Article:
Monday, January 22, 2007

New! Spam!

The spammers have finally found my blog! I've arrived!


Blogger Helen Haridon, MD said...

Was that the salsa thing? I always feel an odd desire, when I see spam, to find the spammers and disembowel them.

But enough about me! I made sausage this evening, but I had no fat, so I minced a slice of bacon and used that. It tasted very good, but it was still a bit dry. I had planned to eat a sausage from the store, but after lengthy consideration, I decided that on the twenty-second, eating a sausage with a sell-by date of the ninth was not a model of caution. But I've been keeping ground pork in the freezer to make taco-esque quesadilla things, so I hauled out the Joy of Cooking and gave it a try. The JoC's recipe is for American breakfast sausage, which isn't my favorite, but if you back off on the sage quite a bit and lean on the marjoram and black pepper it's quite sound.

It snowed again today, but I will buy some fatback as soon as the roads are clear, and repeat the experiment.

6:46 PM  
Blogger Helen Haridon, MD said...

P.S. I made a quart of your Green Slime two weeks ago (with jalapeƱo), and have been eating the heck out of it ever since.

Also, I was unhappy with my last few batches of garlic oil, until the last one: It seems I was undercooking it. The tolerances with that are very fine. But it is sooooo fucking good with bread. Language fails me, gentlemen.

6:50 PM  
Blogger Project WANNABE said...

Yeah, like 3 salsa items, then I guess I got on some kind of a list, I've been getting totally untargeted posts calling this site "a great resource" every couple of days. Needless to say, this site is not a resource at all. So like any compliment, I take that as a declaration of hostile intent!

Re snausage. Cool. It sounds great. It also reminds me of some unrelated subjects!

1. I just came back from visiting Sean, and his girlfriend uses black pepper in guacamole, of all things. It's awesome! Her recipe is: avocado, salt, pepper. It's a little fussy to get the pepper adjusted right, but it can be surprisingly good.

2. At this time of year You might want to try the new furry white Monsanto "snow avocados." They have Polar Bear genes pre-spliced in for the convenience of home cooks (no phages necessary!).

3. Scrapple can be kind of yummy once in a while. But never buy it two weeks in a row.

4. Wal-Mart has Smoked Pork Necks. They are exerting a powerful force on my mind. I don't know how long I can resist.

5. I don't think I know your Garlic Oil recipe. But I have been eatin a lot of bread. Care to share?

6:30 AM  
Blogger Helen Haridon, MD said...

Black pepper is wonderful stuff. It goes in that pizza I made.

Dude, I would so totally never eat scrapple. But head cheese is worse. Smoked pork necks, however, those I might take a look at.

The garlic oil is trivial except for managing the heat: Skin a head of garlic and slice finely (<1mm-ish) with a mandoline (this Kuhn-Rikon unit appears to be a variation on mine). Put garlic in one or two cups of olive oil and cook slowly, just so you get some bubbles and the garlic cooks but does not brown. The flavor cannot survive more than very slight browning, if any. Keep this up until the garlic fragments lose all harshness. Half an hour or forty-five minutes, or something like that, is the ballpark.

Temperature management can be a problem. If you start out with small batches, the stakes are lower if you overheat. If you get too many bubbles that'll turn dangerous after a bit, so get it off the burner and dissipate the heat as appropriate. Too low heat (basically, no bubbles at all is too few), and the garlic will never mellow properly and the oil won't pick up any flavor.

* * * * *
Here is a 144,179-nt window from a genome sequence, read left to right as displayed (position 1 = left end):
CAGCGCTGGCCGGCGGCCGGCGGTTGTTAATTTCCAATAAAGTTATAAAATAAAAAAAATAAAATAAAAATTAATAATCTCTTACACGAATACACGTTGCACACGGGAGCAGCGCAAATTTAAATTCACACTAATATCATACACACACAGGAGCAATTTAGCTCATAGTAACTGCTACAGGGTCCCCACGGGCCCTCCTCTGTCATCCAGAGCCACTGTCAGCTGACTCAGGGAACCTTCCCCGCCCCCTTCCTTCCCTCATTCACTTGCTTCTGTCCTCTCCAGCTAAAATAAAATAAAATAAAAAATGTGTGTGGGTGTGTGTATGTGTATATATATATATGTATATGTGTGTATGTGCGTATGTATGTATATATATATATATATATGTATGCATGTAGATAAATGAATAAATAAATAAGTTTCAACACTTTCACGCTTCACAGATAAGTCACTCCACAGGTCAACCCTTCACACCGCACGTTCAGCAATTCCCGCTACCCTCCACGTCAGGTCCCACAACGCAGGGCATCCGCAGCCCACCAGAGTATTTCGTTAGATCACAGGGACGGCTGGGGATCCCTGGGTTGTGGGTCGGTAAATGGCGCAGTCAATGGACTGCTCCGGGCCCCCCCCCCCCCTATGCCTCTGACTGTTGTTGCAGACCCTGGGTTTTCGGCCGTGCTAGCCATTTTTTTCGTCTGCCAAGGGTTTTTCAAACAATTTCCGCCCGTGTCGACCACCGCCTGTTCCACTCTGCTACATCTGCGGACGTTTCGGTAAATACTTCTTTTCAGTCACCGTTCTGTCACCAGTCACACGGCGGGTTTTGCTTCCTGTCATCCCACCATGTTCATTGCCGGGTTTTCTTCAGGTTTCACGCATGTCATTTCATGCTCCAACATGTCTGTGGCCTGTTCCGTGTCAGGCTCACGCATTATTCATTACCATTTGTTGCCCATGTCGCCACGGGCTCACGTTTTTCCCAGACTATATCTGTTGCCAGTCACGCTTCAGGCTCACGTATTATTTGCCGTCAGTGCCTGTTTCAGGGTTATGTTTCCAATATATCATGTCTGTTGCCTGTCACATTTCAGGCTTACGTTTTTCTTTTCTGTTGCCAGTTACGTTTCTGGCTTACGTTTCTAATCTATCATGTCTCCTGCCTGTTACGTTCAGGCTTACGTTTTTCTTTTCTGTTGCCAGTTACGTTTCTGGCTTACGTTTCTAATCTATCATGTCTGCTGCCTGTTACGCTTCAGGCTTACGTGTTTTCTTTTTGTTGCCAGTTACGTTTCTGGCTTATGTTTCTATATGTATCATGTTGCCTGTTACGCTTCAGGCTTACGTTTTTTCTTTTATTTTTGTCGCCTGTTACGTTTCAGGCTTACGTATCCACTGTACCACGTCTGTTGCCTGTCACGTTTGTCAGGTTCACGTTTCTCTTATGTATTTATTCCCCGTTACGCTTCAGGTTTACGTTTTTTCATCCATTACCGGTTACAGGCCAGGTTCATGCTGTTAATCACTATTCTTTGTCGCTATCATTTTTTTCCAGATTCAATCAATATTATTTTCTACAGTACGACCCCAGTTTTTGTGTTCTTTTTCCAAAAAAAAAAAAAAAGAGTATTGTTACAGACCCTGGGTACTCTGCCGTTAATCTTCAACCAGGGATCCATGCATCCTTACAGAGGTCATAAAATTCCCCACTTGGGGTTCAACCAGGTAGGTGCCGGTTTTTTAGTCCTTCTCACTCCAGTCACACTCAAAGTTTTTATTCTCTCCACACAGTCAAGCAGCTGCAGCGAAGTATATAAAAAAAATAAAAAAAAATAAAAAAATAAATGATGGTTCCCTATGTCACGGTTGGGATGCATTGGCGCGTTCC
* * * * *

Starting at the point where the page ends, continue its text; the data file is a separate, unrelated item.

Crushed garlic burns more easily than minced or sliced. You want to balance surface area against the burn-vulnerability of very thin cross-sections.

My experience with gas was that it could be very finicky getting the right heat without the burner guttering out. There was only one burner on my last stove that would do it reliably. Piling up two trivets gives you a little breathing room. You can also briskly mix in a very little water, which leaves the end-product a bit murky but controls burning very well. I've halved the cooking time that way, with, I think, maybe the flavor not being quite so good. But I haven't tried that since I started making the stuff in bulk and refrigerating it.

It's spaghetti aio e oio without the spaghetti, pretty much.

Also, one of my more triumphant innovations: Make a tablespoon or two of the above oil, but adding two bay leaves at the outset -- the leaves gotta be there from the word go, and they are critical to the dish. When the oil is ready, throw in 1/8 tsp (or 1/4? It's eight grinds with my default grinder) fresh ground black pepper, 1/2 tsp salt, and one cup dry "French" couscous (the little yellow kind, not the big pale kind). Stir to coat couscous with oil, add 1.25 cups chicken stock (or however much liquid that much couscous needs), bring to a boil, cover, off heat, etc. When the liquid is absorbed, mix in 2 tsp dry toasted pine nuts. This goes gratefully with fried lamb steaks (salt, black pepper, marjoram) and a sangiovese. Deglaze the lamb pan with water for a simple sauce to go on both the lamb and the couscous.

10:38 AM  
Blogger Helen Haridon, MD said...

...but so a dish of that garlic oil, with the "balsamic" [sic] pickled onions, roma tomatoes, basil, fresh mozzarella, finely shredded peccorino romano, and bread, that's a tasty thing. A little prosciutto and capicola, too. You put everything on a big tray, grind some black pepper over the tomatoes and mozzarella, slice up a baguette or two, and let everybody make little sandwiches of varying composition and wash 'em down with (yet again) a toscano or chianti or whatever. M and I used to do that for dinner.

11:02 AM  

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